In 1962 Johns added the fourth motif, the imprint of the body, in the form of his own palm print and, more startlingly, printed images of his own face. The technique was used in a series of four drawings produced in preparation for a never-realized sculpture (a rubber cast of a head that was to have been stretched on a board and cast in bronze). The drawings, each called Study for "Skin," were produced in two stages: first, the artist applied baby oil to his head and hands, which he then pressed onto sheets of paper tacked to a wall; the invisible imprint was revealed by strokes of charcoal subsequently applied with repetitive, mechanical motions of the arm (view Johns creating a Study for "Skin" drawing). The image that resulted shows a flattened representation of the entire volume of the artist's head (which he "rolled" across the sheet, like a cylinder seal). Through this procedure of imprint or direct trace, the body is preserved as a corporeal entity, yet made coextensive with the flatness of the sheet.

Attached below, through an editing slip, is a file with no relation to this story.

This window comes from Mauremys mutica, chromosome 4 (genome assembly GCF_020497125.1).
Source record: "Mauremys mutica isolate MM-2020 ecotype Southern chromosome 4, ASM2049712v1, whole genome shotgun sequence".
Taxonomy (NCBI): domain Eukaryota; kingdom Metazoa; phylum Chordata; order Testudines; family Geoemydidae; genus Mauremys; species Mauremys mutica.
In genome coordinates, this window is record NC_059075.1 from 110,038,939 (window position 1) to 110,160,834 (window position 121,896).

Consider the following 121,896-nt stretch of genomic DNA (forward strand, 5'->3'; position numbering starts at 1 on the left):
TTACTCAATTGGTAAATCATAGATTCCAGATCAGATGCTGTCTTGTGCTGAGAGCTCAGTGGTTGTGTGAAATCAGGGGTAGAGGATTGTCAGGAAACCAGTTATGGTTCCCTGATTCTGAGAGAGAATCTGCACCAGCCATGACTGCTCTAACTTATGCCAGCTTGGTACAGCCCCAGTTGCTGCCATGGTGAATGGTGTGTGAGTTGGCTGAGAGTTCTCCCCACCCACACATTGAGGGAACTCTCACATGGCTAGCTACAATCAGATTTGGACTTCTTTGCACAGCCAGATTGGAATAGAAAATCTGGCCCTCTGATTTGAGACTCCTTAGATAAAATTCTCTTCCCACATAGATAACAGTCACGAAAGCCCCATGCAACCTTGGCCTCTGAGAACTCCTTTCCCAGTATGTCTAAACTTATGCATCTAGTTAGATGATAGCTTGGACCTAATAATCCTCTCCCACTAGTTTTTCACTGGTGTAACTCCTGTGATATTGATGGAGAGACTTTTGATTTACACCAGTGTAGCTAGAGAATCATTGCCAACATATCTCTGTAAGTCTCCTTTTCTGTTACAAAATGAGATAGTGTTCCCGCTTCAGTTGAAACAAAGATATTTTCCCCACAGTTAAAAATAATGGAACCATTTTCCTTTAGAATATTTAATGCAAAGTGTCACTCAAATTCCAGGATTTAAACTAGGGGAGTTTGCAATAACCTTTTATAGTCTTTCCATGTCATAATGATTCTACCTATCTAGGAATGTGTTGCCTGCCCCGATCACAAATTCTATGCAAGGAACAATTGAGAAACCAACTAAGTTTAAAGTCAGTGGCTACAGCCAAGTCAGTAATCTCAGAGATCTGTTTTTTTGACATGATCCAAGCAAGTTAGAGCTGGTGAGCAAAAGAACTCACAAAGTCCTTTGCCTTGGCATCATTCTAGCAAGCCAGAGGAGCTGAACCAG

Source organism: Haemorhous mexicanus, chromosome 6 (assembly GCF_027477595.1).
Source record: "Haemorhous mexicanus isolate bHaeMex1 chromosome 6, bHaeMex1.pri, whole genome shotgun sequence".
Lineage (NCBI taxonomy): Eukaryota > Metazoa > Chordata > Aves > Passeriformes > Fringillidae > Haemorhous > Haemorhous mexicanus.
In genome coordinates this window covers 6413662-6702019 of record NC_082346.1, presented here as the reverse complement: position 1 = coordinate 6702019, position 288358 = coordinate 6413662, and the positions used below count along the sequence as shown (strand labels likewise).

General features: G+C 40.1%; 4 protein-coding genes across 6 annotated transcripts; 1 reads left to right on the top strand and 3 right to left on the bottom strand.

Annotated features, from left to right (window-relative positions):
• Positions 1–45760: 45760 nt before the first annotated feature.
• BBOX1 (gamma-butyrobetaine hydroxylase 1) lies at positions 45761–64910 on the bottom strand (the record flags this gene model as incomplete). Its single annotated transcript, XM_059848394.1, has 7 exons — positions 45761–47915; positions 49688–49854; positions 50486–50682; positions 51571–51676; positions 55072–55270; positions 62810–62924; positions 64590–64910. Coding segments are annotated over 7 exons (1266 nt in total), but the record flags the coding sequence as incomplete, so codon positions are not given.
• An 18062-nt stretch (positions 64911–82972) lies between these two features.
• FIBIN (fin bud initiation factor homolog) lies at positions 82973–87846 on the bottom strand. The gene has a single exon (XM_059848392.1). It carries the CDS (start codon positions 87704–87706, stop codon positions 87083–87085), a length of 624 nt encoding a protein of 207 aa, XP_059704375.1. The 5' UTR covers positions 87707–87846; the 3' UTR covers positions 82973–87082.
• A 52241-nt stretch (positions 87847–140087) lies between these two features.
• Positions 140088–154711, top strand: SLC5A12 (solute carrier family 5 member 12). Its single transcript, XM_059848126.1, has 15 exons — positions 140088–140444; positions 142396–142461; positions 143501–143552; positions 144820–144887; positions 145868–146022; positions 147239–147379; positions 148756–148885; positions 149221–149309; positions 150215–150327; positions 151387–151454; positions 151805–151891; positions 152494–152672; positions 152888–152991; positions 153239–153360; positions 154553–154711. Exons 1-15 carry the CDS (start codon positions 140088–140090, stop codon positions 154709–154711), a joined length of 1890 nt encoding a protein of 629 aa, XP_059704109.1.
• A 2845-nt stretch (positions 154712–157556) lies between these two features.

Johns executed the four so-called Skin drawings prior to the painting Diver. Then in 1963–1965 he used the Skin drawing technique to create several prints, including the lithograph Skin with O'Hara Poem, which incorporates a transcription of the poem "The Clouds Go Soft" by Frank O'Hara.